Speaking of which, I found a 2004 CDC study on the percentage of adults aged 65+ who have had all their natural teeth extracted, ranked by state. I did a mash-up with a “Red States / Blue States in the 2004 Presidential Election” datablock and came up with http://www.paulburnett.com/toothless.htm – the bottom half of the page is almost too good to be true.

  30. #30 firemancarl
    February 15, 2008

    I invite all of you to come to the “defense” of evolution in todays Daytona Beach News Journal http://www.news-journalonline.com/NewsJournalOnline/Opinion/Editorials/opnOPN16021508.htm

    we are in a battle against all types of dim wits including a very special guest appearance from Larry Fafarman who is doing his best to muck up anything evolution and if you look at the link I posted on there, he’s a Holocaust denier as well.

    Come join the fun!

  31. #31 Dr. Drang
    February 15, 2008

    Let me be a bit clearer about my comment back at #11: I wasn’t advocating “framing” an argument for science that accommodated the feelings of the religious. I wasn’t really commenting on arguments at all. I was saying that if we’re going to have biased polls on evolution, let’s get some biased in the pro-evolution direction so we can have some positive poll results on our side. The other side is using the “only xx% believe in evolution” poll results to wedge ID into our curricula, and it’s having a effect.

  32. #32 gerald spezio
    February 15, 2008

    The art of framing…

    Or working the sheeple with linguistic blindfolds

    Here is master framer Joseph Goebbels wonking about framing in Nuremberg in 1934.
    http://www.calvin.edu/academic/cas/gpa/goeb59.htm

  33. #33 J
    February 15, 2008

    From Cheryl at Panda’s Thumb – the Volusia Country School Board comes out in support of the new Florida State Science Standards:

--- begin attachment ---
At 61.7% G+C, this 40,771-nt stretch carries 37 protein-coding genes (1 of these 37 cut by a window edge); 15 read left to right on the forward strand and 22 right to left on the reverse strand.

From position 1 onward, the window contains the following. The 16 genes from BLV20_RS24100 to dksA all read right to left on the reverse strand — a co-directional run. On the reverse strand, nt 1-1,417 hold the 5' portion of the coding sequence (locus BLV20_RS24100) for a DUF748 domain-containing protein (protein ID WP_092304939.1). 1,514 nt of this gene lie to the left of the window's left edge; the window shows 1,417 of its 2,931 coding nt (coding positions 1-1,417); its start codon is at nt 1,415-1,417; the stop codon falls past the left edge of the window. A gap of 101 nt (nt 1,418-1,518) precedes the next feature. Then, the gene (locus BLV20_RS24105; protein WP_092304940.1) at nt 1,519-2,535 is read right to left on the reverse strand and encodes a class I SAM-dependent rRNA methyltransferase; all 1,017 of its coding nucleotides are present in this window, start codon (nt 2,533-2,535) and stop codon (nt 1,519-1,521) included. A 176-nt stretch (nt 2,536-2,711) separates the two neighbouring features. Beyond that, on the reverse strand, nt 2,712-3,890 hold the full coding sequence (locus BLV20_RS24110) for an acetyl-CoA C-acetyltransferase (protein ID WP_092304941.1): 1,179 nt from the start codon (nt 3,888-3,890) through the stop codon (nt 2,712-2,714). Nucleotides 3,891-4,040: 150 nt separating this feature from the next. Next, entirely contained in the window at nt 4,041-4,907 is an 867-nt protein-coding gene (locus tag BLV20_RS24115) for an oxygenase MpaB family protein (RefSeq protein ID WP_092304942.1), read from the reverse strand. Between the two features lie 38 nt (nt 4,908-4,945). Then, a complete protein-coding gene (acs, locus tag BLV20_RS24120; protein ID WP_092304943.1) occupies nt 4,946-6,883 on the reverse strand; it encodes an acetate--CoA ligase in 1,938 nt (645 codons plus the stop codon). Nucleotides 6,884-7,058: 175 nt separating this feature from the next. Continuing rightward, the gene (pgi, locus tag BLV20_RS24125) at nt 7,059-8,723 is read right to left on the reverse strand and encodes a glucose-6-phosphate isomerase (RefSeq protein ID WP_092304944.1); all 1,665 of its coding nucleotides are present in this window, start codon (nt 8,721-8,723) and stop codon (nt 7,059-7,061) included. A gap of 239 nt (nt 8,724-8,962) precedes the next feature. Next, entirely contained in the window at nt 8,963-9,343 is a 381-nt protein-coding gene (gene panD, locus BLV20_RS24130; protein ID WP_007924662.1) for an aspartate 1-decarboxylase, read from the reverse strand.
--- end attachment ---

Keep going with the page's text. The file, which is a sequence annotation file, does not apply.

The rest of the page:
http://www.beacononlinenews.com/dailyitem.php?itemnum=602

    This is the most enlightened take on the issue I’ve read thus far from a Florida county school board, very encouraging!

  34. #34 negentropyeater
    February 16, 2008

    When analysing Poll results, first check for inconsistencies. Then you know if people understood the questions being asked.
    Some of the obvious inconsistencies in these results have already been noted by previous commenters.

    Any market research specialist will tell you that the obvious conclusion from these results, is that they are irrelevant.

    If you want to really analyse, what people really believe, and how adamant they are about these ideas, if you want to really understand which % of adults are adamant about what should, or should not, be tought to their children, and derive some conclusions, no poll, however well written will tell you that.
    That’s because, when prompted, people will always tend to pick an answer, even if they don’t understand the question, don’t know or don’t really care.

    You’ll need to organise focus groups, if you want to make a proper analysis on these issues.

  35. #35 MAJeff
    February 16, 2008

    gerry, you really are a ridiculous person…not that that doesn’t provide some entertainment.

  36. #36 Keith Douglas
    February 16, 2008

    The “both” answer seems to reflect a trend promoted by journalists and others excessively into “fairness” – namely that there two (and only two) views on an issue, and “both” is actually regarded as forward looking and unbigoted. This is of course ridiculous when it comes to well established science, but there you are.